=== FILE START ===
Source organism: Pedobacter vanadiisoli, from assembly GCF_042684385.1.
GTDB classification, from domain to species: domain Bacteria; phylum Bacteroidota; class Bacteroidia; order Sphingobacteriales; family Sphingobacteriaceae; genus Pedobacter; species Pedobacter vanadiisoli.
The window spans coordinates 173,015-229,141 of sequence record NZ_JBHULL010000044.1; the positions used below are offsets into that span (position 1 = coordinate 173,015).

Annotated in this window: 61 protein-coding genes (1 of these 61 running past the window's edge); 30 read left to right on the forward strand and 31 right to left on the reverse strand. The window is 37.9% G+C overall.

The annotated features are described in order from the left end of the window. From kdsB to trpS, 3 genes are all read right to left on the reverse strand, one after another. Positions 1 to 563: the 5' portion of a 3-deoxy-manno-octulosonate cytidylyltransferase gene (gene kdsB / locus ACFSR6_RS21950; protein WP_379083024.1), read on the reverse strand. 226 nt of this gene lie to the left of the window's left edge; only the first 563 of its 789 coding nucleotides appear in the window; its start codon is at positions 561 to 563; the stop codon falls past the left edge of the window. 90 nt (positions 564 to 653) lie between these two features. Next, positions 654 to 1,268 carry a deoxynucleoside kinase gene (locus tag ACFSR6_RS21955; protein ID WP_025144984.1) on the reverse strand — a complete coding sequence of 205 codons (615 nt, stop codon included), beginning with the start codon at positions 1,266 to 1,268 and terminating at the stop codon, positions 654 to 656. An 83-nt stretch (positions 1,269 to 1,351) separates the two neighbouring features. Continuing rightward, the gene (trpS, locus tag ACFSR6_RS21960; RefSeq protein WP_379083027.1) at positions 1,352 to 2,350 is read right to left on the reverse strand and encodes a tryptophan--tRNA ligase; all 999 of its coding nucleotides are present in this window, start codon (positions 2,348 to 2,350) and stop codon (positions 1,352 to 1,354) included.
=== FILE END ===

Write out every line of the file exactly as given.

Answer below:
Source organism: Pedobacter vanadiisoli, from assembly GCF_042684385.1.
GTDB classification, from domain to species: domain Bacteria; phylum Bacteroidota; class Bacteroidia; order Sphingobacteriales; family Sphingobacteriaceae; genus Pedobacter; species Pedobacter vanadiisoli.
The window spans coordinates 173,015-229,141 of sequence record NZ_JBHULL010000044.1; the positions used below are offsets into that span (position 1 = coordinate 173,015).

Annotated in this window: 61 protein-coding genes (1 of these 61 running past the window's edge); 30 read left to right on the forward strand and 31 right to left on the reverse strand. The window is 37.9% G+C overall.

The annotated features are described in order from the left end of the window. From kdsB to trpS, 3 genes are all read right to left on the reverse strand, one after another. Positions 1 to 563: the 5' portion of a 3-deoxy-manno-octulosonate cytidylyltransferase gene (gene kdsB / locus ACFSR6_RS21950; protein WP_379083024.1), read on the reverse strand. 226 nt of this gene lie to the left of the window's left edge; only the first 563 of its 789 coding nucleotides appear in the window; its start codon is at positions 561 to 563; the stop codon falls past the left edge of the window. 90 nt (positions 564 to 653) lie between these two features. Next, positions 654 to 1,268 carry a deoxynucleoside kinase gene (locus tag ACFSR6_RS21955; protein ID WP_025144984.1) on the reverse strand — a complete coding sequence of 205 codons (615 nt, stop codon included), beginning with the start codon at positions 1,266 to 1,268 and terminating at the stop codon, positions 654 to 656. An 83-nt stretch (positions 1,269 to 1,351) separates the two neighbouring features. Continuing rightward, the gene (trpS, locus tag ACFSR6_RS21960; RefSeq protein WP_379083027.1) at positions 1,352 to 2,350 is read right to left on the reverse strand and encodes a tryptophan--tRNA ligase; all 999 of its coding nucleotides are present in this window, start codon (positions 2,348 to 2,350) and stop codon (positions 1,352 to 1,354) included.